When I first logged into PowerSchool, the portal used by our district, I marveled at the sudden windfall of information about my child’s academic life.
In the beginning, I carefully monitored every assignment from my phone or computer. I even turned on notifications, so each time a new grade was uploaded, my phone announced its presence.
Oop, he just finished his vocab test. Oh, the geometry grades are in. There’s that social studies project.
I’m not a helicopter parent, I swear. I actually pride myself on letting my kids have a fair amount of independence.
However, my oldest has struggled in school since kindergarten. He repeated first grade. And near the end of third grade, after lots of frustration and testing, he was diagnosed with dyslexia. Because of that, he has an Individualized Education Program (IEP), which sets goals and outlines special education services. For example, my son gets extra time on standardized tests.
His IEP, coupled with a big move, made me extra vigilant about making sure he was getting the help he needed and deserved. For several years, he struggled to keep up with his classmates and the frustrations of a new school, new teacher, new expectations, new everything were understandably overwhelming. His elementary school years were tough, period.
Sometimes, a random F grade in a sea of As and Bs would alert me that he wasn’t taking advantage of his IEP accommodations. Or maybe a teacher forgot. Or maybe he simply needed some extra tutoring on a particular topic. For example, he perfectly understood the concept of ratios but had trouble reversing the numbers.
As he’s gotten older, he’s come to despise me watching his grades so carefully. And at the beginning of this school year, my teen politely asked me to stop tracking him in PowerSchool altogether.
I realized that over time, instead of just using the tool for tutoring and IEP monitoring, I’d begun to use his grades as a conversation starter. And it usually wasn’t a positive one.
“Did you get extra time on that algebra test? Because I saw you got a C, and I’m wondering if you left some answers blank because you didn’t finish?”
“Why did you only get a 50 percent on your social studies notebook?”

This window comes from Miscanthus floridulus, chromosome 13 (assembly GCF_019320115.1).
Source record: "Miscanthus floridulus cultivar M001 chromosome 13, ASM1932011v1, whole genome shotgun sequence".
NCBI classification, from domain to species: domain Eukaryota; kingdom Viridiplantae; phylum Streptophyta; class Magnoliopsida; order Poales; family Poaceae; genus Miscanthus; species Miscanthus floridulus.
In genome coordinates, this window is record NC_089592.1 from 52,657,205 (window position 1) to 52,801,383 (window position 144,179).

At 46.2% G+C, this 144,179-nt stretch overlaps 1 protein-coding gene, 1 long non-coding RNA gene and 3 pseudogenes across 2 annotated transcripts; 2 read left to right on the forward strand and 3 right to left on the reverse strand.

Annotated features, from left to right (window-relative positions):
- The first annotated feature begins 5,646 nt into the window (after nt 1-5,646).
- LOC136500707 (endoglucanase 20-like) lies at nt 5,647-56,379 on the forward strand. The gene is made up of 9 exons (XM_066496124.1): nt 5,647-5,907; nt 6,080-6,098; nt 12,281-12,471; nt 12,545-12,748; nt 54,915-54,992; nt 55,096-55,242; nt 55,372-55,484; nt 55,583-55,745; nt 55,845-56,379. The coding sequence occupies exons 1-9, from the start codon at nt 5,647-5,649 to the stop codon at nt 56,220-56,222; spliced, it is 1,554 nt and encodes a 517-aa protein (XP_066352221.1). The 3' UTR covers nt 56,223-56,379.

“Your art grade seems a little low. Do you want to talk about it?”
He’d huff and give me logical explanations for all of it: The class average was a D for the algebra test, and they’d all get a chance to retake it. He only turned in half of his social studies notes because the full assignment isn’t due until Friday. He had until the end of the quarter to finish his big art project but it was coming along fine.
I came to realize that all these grades pouring in didn’t give me the full picture. Not even close.
At the same time, as his parent and number-one advocate, I need to know if his IEP is being followed. Or if he’d benefit from extra tutoring or support.
So we came to an agreement:
- He tracks his own grades.
- If it’s looking like a semester grade in any subject will dip below a B, he’ll talk to me about it well in advance.
- Throughout the semester, he’ll manage his classes with his teachers and his special ed helper to make sure he’s on track for As and Bs.
- If he’s not on track, he’ll ask about extra credit, retakes, alternate assignments, accommodations, extra support, or even switching to another class.
- He’ll evaluate the situation, work with his teachers and keep me in the loop.
In short, he assured me he’d handle it. And to my delight, he has.
I still ask him about school, of course, but I try very hard to keep it in general terms and let him give me details as he chooses. One night, he confided he was stressing about a social studies test, so I quizzed him after dinner and he really appreciated that and even asked me to do the same on a future test. I remind him often that Dad and I are always available, to which he undoubtedly replies, “I know, I know.”
I’ve also seen him pull up his audiobook software to help forge through some tough literature for English language arts. And I know he requested to type an assignment his classmates had to write by hand.
We’re still working through this new plan, but so far he’s proven he doesn’t need me watching every grade. That he’s got this. I also know he’ll come to me if he needs to, though I’m shocked at how little he does.
My mama heart would like to be more involved, but I see his independence and self-advocacy blooming. And sometimes I need to remind myself that that’s the goal, that’s what I’ve wanted for him all along.
My Teen Has Dyslexia: Five Things I Want You To Know About Him